Who says that programmers do not have a sense of humor? Some of the best programming books are actually concise exercises in humor. I have always advocated that good code is short. Refactoring code is always about getting rid of stuff. In the process, you have to just laugh at it all. Some of these are not even jokes, but insights into good programming really.
I first made this list in 2013 and they still make me laugh and help me in times of need.
When debugging, novices insert corrective code; experts remove defective code. ~Richard Pattis
Controlling complexity is the essence of computer programming. ~Brian Kernighan
Reusing pieces of code is like picking off sentences from other people’s stories and trying to make a magazine article. ~Bob Frankston
What I mean is that if you really want to understand something, the best way is to try and explain it to someone else. That forces you to sort it out in your own mind. And the more slow and dim-witted your pupil, the more you have to break things down into more and more simple ideas. And that’s really the essence of programming. By the time you’ve sorted out a complicated idea into little steps that even a stupid machine can deal with, you’ve certainly learned something about it yourself. ~Douglas Adams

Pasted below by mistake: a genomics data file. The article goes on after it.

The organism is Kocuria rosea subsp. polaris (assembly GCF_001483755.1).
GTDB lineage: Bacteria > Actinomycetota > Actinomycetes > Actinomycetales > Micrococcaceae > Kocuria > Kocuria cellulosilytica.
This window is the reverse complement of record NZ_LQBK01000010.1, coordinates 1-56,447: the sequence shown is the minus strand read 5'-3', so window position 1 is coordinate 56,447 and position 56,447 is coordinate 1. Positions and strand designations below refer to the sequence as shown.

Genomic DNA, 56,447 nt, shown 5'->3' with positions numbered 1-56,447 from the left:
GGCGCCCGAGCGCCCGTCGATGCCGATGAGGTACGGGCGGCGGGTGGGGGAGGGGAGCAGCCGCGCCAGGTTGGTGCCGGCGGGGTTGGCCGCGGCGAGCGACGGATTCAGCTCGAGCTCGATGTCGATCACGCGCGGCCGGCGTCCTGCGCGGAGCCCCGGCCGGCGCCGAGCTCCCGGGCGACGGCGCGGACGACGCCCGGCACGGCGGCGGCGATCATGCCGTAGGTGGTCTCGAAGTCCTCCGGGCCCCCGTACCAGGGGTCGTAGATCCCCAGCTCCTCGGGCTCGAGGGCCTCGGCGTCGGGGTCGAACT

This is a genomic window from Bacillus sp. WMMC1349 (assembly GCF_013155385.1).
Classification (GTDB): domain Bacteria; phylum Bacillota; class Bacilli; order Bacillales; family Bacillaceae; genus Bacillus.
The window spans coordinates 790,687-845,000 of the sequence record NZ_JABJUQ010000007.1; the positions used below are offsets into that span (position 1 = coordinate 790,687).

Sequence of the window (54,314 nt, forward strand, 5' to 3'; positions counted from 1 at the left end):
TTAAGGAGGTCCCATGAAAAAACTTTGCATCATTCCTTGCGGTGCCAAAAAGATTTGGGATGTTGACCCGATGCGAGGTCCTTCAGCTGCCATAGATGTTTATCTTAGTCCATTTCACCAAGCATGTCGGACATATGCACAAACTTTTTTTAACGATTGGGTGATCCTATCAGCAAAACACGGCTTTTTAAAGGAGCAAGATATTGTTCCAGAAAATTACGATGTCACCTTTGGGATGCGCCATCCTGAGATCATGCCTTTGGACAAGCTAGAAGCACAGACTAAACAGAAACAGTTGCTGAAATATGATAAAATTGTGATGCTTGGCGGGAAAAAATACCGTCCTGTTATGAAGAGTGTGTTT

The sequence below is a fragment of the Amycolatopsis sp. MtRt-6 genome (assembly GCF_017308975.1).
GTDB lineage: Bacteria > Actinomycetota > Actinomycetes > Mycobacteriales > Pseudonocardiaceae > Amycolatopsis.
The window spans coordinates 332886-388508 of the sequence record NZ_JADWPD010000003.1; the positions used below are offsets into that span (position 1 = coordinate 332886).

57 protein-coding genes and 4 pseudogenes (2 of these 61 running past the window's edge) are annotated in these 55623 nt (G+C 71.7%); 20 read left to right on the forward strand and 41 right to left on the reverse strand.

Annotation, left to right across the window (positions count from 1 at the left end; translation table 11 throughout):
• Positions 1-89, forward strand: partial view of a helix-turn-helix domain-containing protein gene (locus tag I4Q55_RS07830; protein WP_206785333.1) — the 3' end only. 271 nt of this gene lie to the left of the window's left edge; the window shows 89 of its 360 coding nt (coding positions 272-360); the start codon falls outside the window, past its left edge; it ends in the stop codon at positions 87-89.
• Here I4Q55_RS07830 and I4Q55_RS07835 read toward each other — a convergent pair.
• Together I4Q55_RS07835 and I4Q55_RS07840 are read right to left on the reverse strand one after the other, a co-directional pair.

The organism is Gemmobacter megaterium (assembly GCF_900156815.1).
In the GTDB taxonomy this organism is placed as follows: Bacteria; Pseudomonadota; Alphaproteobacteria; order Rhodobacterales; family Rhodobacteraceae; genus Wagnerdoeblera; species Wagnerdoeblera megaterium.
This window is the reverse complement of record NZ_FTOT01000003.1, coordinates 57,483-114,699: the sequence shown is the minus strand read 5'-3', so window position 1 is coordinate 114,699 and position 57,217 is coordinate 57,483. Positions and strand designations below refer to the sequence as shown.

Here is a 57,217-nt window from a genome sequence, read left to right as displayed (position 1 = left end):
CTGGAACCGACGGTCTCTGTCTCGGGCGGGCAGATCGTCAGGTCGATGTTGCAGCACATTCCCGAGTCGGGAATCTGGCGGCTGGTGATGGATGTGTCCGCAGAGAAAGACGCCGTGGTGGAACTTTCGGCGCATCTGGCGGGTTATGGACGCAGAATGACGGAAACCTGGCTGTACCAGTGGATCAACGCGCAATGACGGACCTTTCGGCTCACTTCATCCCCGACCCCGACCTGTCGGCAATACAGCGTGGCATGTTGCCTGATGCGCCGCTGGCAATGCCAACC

Everyone knows that debugging is twice as hard as writing a program in the first place. So if you are as clever as you can be when you write it, how will you ever debug it? ~Brian Kernighan
Programming is like sex. One mistake and you have to support it for the rest of your life. ~Michael Sinz
A good programmer is someone who always looks both ways before crossing a one-way street. ~Doug Linder
Beta. Software undergoes beta testing shortly before it’s released. Beta is Latin for “still doesn’t work.” ~Author Unknown
Good code is its own best documentation. As you’re about to add a comment, ask yourself, “How can I improve the code so that this comment isn’t needed?” ~Steve McConnell
One man’s crappy software is another man’s full time job. ~Jessica Gaston